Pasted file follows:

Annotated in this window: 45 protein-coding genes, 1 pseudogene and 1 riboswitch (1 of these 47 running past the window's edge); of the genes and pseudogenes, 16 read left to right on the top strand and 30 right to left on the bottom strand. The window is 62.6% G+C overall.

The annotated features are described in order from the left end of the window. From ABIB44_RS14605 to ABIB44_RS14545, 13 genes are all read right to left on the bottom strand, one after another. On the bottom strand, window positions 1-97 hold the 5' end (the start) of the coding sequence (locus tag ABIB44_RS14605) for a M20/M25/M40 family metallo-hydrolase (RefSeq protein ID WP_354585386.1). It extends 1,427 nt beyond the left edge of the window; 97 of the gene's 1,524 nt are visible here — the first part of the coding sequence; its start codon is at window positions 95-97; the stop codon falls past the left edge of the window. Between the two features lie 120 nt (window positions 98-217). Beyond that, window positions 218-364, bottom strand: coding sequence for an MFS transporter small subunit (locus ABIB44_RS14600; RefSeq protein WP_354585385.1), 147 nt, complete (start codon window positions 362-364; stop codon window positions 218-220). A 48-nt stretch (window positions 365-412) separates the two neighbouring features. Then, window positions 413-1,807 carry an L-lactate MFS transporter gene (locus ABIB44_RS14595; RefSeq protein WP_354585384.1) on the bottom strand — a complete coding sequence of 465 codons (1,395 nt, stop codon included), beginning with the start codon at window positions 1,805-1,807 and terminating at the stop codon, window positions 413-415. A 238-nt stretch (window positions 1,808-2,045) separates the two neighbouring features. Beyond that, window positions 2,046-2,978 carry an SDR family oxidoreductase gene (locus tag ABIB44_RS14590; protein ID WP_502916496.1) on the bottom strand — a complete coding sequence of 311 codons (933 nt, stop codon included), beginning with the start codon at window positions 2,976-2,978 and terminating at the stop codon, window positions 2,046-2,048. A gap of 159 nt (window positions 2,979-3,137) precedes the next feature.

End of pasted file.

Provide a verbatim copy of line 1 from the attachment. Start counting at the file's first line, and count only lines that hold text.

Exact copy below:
Annotated in this window: 45 protein-coding genes, 1 pseudogene and 1 riboswitch (1 of these 47 running past the window's edge); of the genes and pseudogenes, 16 read left to right on the top strand and 30 right to left on the bottom strand. The window is 62.6% G+C overall.